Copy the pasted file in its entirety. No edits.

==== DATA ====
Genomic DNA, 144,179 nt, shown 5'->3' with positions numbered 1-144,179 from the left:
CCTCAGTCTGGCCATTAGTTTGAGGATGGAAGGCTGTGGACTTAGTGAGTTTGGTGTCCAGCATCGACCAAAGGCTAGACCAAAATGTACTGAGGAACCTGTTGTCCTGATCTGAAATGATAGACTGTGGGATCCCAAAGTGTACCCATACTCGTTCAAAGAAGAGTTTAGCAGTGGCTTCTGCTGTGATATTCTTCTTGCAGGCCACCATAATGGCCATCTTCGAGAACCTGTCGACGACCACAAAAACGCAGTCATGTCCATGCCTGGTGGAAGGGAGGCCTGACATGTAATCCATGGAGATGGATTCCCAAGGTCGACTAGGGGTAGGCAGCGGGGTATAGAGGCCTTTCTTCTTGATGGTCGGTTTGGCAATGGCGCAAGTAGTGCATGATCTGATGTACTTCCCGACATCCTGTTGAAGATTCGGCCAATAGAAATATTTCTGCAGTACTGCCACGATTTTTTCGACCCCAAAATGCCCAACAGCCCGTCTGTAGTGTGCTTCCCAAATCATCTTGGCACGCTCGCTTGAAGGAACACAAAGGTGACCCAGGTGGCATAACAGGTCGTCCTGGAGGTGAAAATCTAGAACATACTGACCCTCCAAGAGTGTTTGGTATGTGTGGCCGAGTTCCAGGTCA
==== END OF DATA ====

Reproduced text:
Genomic DNA, 144,179 nt, shown 5'->3' with positions numbered 1-144,179 from the left:
CCTCAGTCTGGCCATTAGTTTGAGGATGGAAGGCTGTGGACTTAGTGAGTTTGGTGTCCAGCATCGACCAAAGGCTAGACCAAAATGTACTGAGGAACCTGTTGTCCTGATCTGAAATGATAGACTGTGGGATCCCAAAGTGTACCCATACTCGTTCAAAGAAGAGTTTAGCAGTGGCTTCTGCTGTGATATTCTTCTTGCAGGCCACCATAATGGCCATCTTCGAGAACCTGTCGACGACCACAAAAACGCAGTCATGTCCATGCCTGGTGGAAGGGAGGCCTGACATGTAATCCATGGAGATGGATTCCCAAGGTCGACTAGGGGTAGGCAGCGGGGTATAGAGGCCTTTCTTCTTGATGGTCGGTTTGGCAATGGCGCAAGTAGTGCATGATCTGATGTACTTCCCGACATCCTGTTGAAGATTCGGCCAATAGAAATATTTCTGCAGTACTGCCACGATTTTTTCGACCCCAAAATGCCCAACAGCCCGTCTGTAGTGTGCTTCCCAAATCATCTTGGCACGCTCGCTTGAAGGAACACAAAGGTGACCCAGGTGGCATAACAGGTCGTCCTGGAGGTGAAAATCTAGAACATACTGACCCTCCAAGAGTGTTTGGTATGTGTGGCCGAGTTCCAGGTCA